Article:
Not Fit For Purpose - My Seventh Fitiversary

Today is my seventh fitiversary. Seven years ago today I woke up experiencing an episode of intense back-to-back tics. They’d been happening on and off for a while but this intensification was impossible to ignore.

Since then I’ve spent very little time alone. It was a watershed moment in my life but I’ve gradually learnt to adapt to my changing body. I’ve also come to appreciate how difficult it can be for people whose bodies and minds work in non-normative ways.

My experience today was a perfect demonstration of this.

I’ve spent fitiversaries in all sorts of places, several in restaurants and even one on the beach. Today I spent it:

On a train from Inverness…
… A delayed train from Inverness…
… A delayed train from Inverness with no accessible toilet!

We’ve been in Inverness for the last two weeks working on Hacks For The Future, a project with National Theatre of Scotland and disabled young creatives. The final event was at the weekend and along with the rest of the Touretteshero team we were booked on LNER’s 9.40am service to London this morning.

My colleague Will booked the tickets several weeks ago and had been told this was the only direct train that day. Along with the tickets he also booked my assistance, which included the wheelchair space, ramps and companion seats. We arrived at Inverness station in good time for our train and were taken to board by the station staff.

They took me to the accessible area on our carriage, but Leftwing Idiot quickly noticed there was no wheelchair accessible toilet!

Leftwing Idiot and the station staff then checked all the other carriages, including first class, but there wasn’t a single accessible toilet on the entire train.

I was totally stuck. I needed to get home but how could I manage on a train for over eight hours (even without delays) with no accessible toilet? I was really worried about this as the journey is so long and my bladder issues mean I need to use the toilet very frequently.

The staff on board were very apologetic, but the only option presented to us was to travel to Edinburgh (over three hours away if there were no delays) and change on to a later service to London.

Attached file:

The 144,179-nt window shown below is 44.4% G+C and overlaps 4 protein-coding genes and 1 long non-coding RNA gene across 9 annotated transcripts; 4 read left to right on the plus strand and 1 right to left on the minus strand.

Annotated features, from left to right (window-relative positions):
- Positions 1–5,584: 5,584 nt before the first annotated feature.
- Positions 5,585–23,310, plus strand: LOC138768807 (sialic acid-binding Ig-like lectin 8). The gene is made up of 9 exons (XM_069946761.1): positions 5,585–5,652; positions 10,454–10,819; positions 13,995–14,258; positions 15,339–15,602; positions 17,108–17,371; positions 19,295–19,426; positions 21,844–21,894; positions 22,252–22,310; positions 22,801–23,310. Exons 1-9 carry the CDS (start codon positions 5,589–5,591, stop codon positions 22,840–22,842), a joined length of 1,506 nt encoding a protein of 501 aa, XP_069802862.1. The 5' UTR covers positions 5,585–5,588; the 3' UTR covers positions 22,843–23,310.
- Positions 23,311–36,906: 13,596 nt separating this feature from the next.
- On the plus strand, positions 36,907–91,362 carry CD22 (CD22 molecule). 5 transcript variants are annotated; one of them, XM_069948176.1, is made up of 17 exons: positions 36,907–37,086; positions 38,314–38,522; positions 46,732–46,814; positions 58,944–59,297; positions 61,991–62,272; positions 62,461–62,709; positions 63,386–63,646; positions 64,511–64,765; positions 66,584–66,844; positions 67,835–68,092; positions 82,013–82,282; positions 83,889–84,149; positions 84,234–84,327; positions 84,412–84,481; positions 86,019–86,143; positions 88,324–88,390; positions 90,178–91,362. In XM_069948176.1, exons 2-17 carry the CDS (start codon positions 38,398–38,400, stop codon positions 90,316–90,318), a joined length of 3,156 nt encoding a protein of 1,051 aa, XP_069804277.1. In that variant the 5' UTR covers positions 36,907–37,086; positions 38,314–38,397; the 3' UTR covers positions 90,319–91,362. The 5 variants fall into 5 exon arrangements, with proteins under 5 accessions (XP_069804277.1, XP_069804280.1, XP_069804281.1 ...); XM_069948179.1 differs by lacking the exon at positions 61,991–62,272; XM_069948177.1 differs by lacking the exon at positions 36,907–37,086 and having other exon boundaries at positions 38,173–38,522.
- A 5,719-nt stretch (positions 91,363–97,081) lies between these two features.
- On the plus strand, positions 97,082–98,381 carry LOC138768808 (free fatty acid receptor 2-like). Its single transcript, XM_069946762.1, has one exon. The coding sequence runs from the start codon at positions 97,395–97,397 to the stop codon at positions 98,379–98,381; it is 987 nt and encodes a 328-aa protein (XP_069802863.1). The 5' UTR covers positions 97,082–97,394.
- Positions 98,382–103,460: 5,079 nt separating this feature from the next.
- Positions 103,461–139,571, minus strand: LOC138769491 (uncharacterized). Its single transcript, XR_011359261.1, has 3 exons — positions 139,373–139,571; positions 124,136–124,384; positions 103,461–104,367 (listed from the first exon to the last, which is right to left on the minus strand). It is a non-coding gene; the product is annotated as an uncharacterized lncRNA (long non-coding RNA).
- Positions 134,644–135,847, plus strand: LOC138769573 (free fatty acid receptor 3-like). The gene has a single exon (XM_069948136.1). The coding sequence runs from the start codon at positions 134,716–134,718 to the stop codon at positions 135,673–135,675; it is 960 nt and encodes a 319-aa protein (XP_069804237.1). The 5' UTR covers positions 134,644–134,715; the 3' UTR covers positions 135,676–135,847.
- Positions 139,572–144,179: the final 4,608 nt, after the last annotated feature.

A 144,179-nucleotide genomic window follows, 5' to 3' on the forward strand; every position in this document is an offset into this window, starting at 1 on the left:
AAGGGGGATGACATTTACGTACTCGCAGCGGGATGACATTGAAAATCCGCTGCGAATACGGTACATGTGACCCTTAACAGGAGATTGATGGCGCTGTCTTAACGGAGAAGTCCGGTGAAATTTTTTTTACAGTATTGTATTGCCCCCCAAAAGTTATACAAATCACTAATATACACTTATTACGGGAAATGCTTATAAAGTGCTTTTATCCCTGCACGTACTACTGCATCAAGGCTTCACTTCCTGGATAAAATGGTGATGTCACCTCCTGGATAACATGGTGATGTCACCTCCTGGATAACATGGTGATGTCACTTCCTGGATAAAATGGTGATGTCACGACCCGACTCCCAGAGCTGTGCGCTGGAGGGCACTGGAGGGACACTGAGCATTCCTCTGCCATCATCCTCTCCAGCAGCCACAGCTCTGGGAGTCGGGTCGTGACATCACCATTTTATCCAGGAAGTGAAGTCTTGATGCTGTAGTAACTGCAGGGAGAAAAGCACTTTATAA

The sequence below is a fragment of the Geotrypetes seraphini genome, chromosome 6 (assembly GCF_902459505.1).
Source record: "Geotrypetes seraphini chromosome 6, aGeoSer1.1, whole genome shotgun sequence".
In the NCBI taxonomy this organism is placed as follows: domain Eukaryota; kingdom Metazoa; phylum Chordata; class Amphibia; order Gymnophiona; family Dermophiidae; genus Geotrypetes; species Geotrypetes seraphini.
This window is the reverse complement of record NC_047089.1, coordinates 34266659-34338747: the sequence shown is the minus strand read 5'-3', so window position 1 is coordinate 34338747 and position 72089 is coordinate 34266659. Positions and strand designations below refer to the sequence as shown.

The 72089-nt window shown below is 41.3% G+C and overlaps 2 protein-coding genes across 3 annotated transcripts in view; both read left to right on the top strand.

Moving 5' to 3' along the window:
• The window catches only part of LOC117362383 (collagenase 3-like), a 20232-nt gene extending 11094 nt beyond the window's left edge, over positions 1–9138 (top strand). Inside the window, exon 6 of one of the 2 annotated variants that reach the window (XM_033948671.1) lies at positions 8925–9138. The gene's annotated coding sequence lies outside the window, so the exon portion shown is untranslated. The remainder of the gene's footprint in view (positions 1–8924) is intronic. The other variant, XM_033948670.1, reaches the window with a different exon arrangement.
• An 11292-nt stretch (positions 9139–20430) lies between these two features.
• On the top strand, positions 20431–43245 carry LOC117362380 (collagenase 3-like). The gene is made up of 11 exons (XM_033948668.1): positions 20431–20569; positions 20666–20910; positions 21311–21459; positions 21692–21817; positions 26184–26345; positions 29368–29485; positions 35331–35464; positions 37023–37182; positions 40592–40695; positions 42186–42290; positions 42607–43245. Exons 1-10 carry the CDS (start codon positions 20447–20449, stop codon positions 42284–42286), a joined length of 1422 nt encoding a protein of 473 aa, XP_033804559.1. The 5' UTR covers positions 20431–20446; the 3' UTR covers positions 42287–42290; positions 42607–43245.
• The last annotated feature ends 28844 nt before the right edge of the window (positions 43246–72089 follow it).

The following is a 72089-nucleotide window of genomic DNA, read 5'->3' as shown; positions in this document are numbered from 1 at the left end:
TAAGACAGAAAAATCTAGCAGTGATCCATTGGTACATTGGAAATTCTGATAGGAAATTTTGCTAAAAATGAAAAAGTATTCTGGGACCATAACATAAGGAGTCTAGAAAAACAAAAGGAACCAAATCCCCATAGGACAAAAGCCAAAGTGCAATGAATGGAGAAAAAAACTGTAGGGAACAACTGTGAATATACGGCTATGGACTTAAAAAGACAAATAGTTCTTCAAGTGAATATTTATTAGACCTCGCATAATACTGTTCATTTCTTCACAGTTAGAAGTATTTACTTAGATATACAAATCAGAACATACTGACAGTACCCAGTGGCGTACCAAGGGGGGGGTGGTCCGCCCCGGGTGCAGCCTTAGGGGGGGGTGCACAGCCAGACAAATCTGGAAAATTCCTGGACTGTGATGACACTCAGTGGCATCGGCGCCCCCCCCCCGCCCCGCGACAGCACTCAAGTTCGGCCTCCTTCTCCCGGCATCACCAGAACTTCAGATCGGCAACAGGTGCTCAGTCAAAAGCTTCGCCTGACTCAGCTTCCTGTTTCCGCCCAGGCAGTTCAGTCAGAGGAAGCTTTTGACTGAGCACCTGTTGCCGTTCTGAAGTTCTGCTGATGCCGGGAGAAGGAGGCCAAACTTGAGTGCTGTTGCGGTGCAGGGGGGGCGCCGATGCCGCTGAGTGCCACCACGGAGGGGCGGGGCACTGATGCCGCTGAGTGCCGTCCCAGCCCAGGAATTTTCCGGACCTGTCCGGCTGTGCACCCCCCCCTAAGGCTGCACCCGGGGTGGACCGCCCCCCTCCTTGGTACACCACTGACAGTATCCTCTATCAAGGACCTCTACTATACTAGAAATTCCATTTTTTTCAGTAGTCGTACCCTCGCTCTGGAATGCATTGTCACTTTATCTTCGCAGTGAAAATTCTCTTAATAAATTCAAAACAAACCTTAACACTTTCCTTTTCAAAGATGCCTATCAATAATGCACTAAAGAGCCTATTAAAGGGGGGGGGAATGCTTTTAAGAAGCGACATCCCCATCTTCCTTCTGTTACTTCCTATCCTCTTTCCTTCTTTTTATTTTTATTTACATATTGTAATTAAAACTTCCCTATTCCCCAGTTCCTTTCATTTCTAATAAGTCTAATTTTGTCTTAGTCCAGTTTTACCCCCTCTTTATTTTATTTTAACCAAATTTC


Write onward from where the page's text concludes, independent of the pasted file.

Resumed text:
The train had immense difficulty leaving due to problems with leaves on the line just outside the station – which meant the Inverness to Edinburgh leg of the journey was an hour and a half longer than scheduled.

By the time we reached Edinburgh I’d had to crawl to the non-accessible toilet several times. This was undignified and unsanitary. It also caused me a lot of additional pain and fatigue and I had to take strong pain medication as a result.

The crew contacted Edinburgh station and offered to put me onto a different train. However they couldn’t guarantee what time this would be nor whether it would have an accessible toilet.

I was already in pain and exhausted. Changing trains was almost certain to make things worse so I decided to stay on board the direct train.

At another station on the way, staff tried to board another wheelchair user who’d been moved off another service where the accessible toilets were broken. As they started to board I explained there were no accessible facilities anywhere on the train, something the staff seemed totally unaware of. The other wheelchair user made the decision not to board.

We arrived in London shortly before 8.00pm. I’d spent over 10 hours on a train without suitable toilet provision, the pad I wear for occasional leaks was wet through, and I was in a lot of pain.

After two amazing but exhausting weeks in Scotland this was not the ending I’d hoped for. It was difficult and distressing. I’m going to write to LNER and ask them what steps they plan to take to make sure other disabled passengers don’t face similar difficulties in the future.

After a long and un-glamorous fitiversary, including crawling through carriages to wee, I eventually arrived back at the castle.

My friend Charmaine (who’s also the British Sign Language performer in our show ‘Not I’) has been staying while we’ve been away, and she greeted us on the doorstep with her one-year-old son. They were the perfect welcoming committee and within a few minutes we started putting the stresses of the journey behind us and settled back into life in London.

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